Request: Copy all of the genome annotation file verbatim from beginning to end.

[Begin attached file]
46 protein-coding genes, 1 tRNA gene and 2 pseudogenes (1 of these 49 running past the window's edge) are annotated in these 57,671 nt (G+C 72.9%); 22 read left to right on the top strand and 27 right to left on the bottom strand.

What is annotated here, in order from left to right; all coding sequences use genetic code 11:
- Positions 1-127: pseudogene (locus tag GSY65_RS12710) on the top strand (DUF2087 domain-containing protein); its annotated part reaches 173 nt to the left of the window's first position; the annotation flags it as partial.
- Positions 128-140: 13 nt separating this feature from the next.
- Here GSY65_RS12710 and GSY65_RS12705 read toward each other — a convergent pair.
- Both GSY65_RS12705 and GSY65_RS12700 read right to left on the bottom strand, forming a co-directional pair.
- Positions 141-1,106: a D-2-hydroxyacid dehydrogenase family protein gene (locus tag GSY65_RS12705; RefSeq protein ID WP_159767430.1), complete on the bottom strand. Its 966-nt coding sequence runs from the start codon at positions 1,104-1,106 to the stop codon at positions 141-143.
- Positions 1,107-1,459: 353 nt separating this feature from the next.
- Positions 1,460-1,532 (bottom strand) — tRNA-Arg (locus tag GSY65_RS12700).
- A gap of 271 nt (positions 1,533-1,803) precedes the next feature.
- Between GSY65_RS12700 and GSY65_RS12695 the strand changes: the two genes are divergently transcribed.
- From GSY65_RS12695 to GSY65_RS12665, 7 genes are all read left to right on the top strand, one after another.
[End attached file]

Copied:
46 protein-coding genes, 1 tRNA gene and 2 pseudogenes (1 of these 49 running past the window's edge) are annotated in these 57,671 nt (G+C 72.9%); 22 read left to right on the top strand and 27 right to left on the bottom strand.

What is annotated here, in order from left to right; all coding sequences use genetic code 11:
- Positions 1-127: pseudogene (locus tag GSY65_RS12710) on the top strand (DUF2087 domain-containing protein); its annotated part reaches 173 nt to the left of the window's first position; the annotation flags it as partial.
- Positions 128-140: 13 nt separating this feature from the next.
- Here GSY65_RS12710 and GSY65_RS12705 read toward each other — a convergent pair.
- Both GSY65_RS12705 and GSY65_RS12700 read right to left on the bottom strand, forming a co-directional pair.
- Positions 141-1,106: a D-2-hydroxyacid dehydrogenase family protein gene (locus tag GSY65_RS12705; RefSeq protein ID WP_159767430.1), complete on the bottom strand. Its 966-nt coding sequence runs from the start codon at positions 1,104-1,106 to the stop codon at positions 141-143.
- Positions 1,107-1,459: 353 nt separating this feature from the next.
- Positions 1,460-1,532 (bottom strand) — tRNA-Arg (locus tag GSY65_RS12700).
- A gap of 271 nt (positions 1,533-1,803) precedes the next feature.
- Between GSY65_RS12700 and GSY65_RS12695 the strand changes: the two genes are divergently transcribed.
- From GSY65_RS12695 to GSY65_RS12665, 7 genes are all read left to right on the top strand, one after another.